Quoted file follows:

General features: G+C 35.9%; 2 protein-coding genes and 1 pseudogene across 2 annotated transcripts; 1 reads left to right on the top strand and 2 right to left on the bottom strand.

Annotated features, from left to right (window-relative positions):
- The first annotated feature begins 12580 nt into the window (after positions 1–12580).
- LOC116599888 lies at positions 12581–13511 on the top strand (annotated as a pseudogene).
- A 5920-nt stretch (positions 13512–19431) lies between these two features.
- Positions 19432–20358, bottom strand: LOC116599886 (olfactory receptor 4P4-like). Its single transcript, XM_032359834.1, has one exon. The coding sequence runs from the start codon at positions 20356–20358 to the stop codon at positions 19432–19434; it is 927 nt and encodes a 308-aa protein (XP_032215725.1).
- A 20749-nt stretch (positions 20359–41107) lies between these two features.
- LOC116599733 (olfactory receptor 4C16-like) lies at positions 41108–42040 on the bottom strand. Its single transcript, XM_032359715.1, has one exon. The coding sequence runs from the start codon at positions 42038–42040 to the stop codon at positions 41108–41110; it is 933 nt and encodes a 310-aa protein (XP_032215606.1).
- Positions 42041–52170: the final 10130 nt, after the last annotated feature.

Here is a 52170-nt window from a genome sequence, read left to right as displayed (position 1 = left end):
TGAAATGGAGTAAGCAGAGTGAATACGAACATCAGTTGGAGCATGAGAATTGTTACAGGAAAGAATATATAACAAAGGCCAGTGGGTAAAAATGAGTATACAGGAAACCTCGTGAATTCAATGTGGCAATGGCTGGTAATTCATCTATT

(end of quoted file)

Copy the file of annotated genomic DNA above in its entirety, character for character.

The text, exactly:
General features: G+C 35.9%; 2 protein-coding genes and 1 pseudogene across 2 annotated transcripts; 1 reads left to right on the top strand and 2 right to left on the bottom strand.

Annotated features, from left to right (window-relative positions):
- The first annotated feature begins 12580 nt into the window (after positions 1–12580).
- LOC116599888 lies at positions 12581–13511 on the top strand (annotated as a pseudogene).
- A 5920-nt stretch (positions 13512–19431) lies between these two features.
- Positions 19432–20358, bottom strand: LOC116599886 (olfactory receptor 4P4-like). Its single transcript, XM_032359834.1, has one exon. The coding sequence runs from the start codon at positions 20356–20358 to the stop codon at positions 19432–19434; it is 927 nt and encodes a 308-aa protein (XP_032215725.1).
- A 20749-nt stretch (positions 20359–41107) lies between these two features.
- LOC116599733 (olfactory receptor 4C16-like) lies at positions 41108–42040 on the bottom strand. Its single transcript, XM_032359715.1, has one exon. The coding sequence runs from the start codon at positions 42038–42040 to the stop codon at positions 41108–41110; it is 933 nt and encodes a 310-aa protein (XP_032215606.1).
- Positions 42041–52170: the final 10130 nt, after the last annotated feature.

Here is a 52170-nt window from a genome sequence, read left to right as displayed (position 1 = left end):
TGAAATGGAGTAAGCAGAGTGAATACGAACATCAGTTGGAGCATGAGAATTGTTACAGGAAAGAATATATAACAAAGGCCAGTGGGTAAAAATGAGTATACAGGAAACCTCGTGAATTCAATGTGGCAATGGCTGGTAATTCATCTATT